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Electronic Security and Privacy

Avoid being a victim of identity theft.


Identity theft is a crime that has been increasing in the last few years. It happens when a person uses another person’s personal information, such as their social security number, divers license number, credit card number or other identifying information to commit fraud or other crimes. The damage caused can be extensive, both financially and emotionally. Correcting the adverse effects of this crime could take years. The process can be extenuating and frustrating if you don’t know what to do. Therefore, we are providing information that can help you take the first steps to take if you ever face this situation.

What to do if your information was stolen?

  • Report the incident to the Puerto Rico Police, Cybercrimes Division at 787-793-7234 or to your local Police Department.  
  • You can also contact the Federal Trade Commission at their identity theft hotline:  877-438-4338; TTY: 1-866-653-4261.  You can also access information at Contact the Fraud Department of the three main credit rating agencies (Equifax, Experian and TransUnion) and take the following steps:
    • Ask them to place a fraud alert on your record and have them add a comment that creditors must request permission before opening new accounts under your name. 
    • Request copies of your credit reports.
    • Examine your credit reports carefully to ensure that there are no other fraudulent accounts established using your identity.
    • Monitor your information periodically. If you find that fraudulent accounts have been established or opened, call them and then send a written communication to correct and eliminate the error. You must do this with each credit agency that shows that information.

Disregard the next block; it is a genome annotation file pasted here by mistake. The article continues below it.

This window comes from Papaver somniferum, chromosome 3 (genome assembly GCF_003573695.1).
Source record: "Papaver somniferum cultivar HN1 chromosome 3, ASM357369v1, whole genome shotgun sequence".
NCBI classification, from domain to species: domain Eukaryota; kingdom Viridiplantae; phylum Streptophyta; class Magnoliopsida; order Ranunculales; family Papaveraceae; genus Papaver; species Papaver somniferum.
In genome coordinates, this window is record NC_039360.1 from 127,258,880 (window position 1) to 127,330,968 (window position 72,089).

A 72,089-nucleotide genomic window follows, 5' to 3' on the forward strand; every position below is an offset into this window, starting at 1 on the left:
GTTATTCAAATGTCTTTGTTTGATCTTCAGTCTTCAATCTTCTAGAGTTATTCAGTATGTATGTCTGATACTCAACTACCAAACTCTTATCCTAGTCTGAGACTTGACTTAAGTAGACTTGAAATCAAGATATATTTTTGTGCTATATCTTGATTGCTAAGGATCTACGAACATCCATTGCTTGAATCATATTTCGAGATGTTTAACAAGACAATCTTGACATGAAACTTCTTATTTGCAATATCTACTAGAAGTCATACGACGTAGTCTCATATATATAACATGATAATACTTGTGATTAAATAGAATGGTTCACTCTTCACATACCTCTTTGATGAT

• Contact your banks and have them place a fraud alert on your record, ask them to add a security question, and make sure that your accounts have not been accessed. 
  • Contact the Social Security Administration and report the incident. This step is extremely important if someone got employed using your identity. 
  • Keep a copy or registry of all the calls, meetings, requests, or reports that you made in relation to your case. It is important to include date, time, name of the person that helped you and the details of the conversation or the write-up.

If you need more information on this topic, you may contact the Consumer Affairs Department at 311 or access their web page here.

 How to protect your identity?

  • Never carry with your Social Security card.
  • Always be cautious when providing personal information over the phone or electronically. Avoid falling for “scams” or “phish” attempts.
  • Shred all documents that contain personal information, including credit card offers, and pre-approved checks.
  • Use complex passwords for financial institutions or systems.
  • Protect your devices with antivirus and spyware applications.
  • Be careful of the web sites you visit and the links you press.
  • Verify your credit report for free once a year.